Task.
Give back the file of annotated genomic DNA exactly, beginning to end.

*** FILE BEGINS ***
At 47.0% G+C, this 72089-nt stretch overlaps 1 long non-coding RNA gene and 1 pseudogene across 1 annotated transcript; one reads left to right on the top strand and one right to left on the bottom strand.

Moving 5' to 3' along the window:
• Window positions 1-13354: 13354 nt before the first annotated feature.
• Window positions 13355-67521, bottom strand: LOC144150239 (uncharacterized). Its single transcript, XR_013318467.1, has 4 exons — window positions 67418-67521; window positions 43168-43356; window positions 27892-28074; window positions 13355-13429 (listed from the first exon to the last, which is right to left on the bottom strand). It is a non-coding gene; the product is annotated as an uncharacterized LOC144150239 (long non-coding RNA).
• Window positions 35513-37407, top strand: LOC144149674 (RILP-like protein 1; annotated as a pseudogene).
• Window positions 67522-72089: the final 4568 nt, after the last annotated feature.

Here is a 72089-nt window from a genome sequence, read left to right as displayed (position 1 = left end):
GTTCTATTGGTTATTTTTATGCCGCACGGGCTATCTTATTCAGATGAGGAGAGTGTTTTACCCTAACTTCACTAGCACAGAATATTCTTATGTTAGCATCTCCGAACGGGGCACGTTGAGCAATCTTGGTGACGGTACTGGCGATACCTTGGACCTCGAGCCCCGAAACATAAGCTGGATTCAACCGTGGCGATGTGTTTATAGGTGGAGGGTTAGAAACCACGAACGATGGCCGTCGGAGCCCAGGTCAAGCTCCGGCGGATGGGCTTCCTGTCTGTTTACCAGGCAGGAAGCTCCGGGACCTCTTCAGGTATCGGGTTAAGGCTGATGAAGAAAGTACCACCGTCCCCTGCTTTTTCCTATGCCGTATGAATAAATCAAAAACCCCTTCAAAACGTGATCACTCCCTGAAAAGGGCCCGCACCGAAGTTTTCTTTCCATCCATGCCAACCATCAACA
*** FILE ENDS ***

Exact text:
At 47.0% G+C, this 72089-nt stretch overlaps 1 long non-coding RNA gene and 1 pseudogene across 1 annotated transcript; one reads left to right on the top strand and one right to left on the bottom strand.

Moving 5' to 3' along the window:
• Window positions 1-13354: 13354 nt before the first annotated feature.
• Window positions 13355-67521, bottom strand: LOC144150239 (uncharacterized). Its single transcript, XR_013318467.1, has 4 exons — window positions 67418-67521; window positions 43168-43356; window positions 27892-28074; window positions 13355-13429 (listed from the first exon to the last, which is right to left on the bottom strand). It is a non-coding gene; the product is annotated as an uncharacterized LOC144150239 (long non-coding RNA).
• Window positions 35513-37407, top strand: LOC144149674 (RILP-like protein 1; annotated as a pseudogene).
• Window positions 67522-72089: the final 4568 nt, after the last annotated feature.

Here is a 72089-nt window from a genome sequence, read left to right as displayed (position 1 = left end):
GTTCTATTGGTTATTTTTATGCCGCACGGGCTATCTTATTCAGATGAGGAGAGTGTTTTACCCTAACTTCACTAGCACAGAATATTCTTATGTTAGCATCTCCGAACGGGGCACGTTGAGCAATCTTGGTGACGGTACTGGCGATACCTTGGACCTCGAGCCCCGAAACATAAGCTGGATTCAACCGTGGCGATGTGTTTATAGGTGGAGGGTTAGAAACCACGAACGATGGCCGTCGGAGCCCAGGTCAAGCTCCGGCGGATGGGCTTCCTGTCTGTTTACCAGGCAGGAAGCTCCGGGACCTCTTCAGGTATCGGGTTAAGGCTGATGAAGAAAGTACCACCGTCCCCTGCTTTTTCCTATGCCGTATGAATAAATCAAAAACCCCTTCAAAACGTGATCACTCCCTGAAAAGGGCCCGCACCGAAGTTTTCTTTCCATCCATGCCAACCATCAACA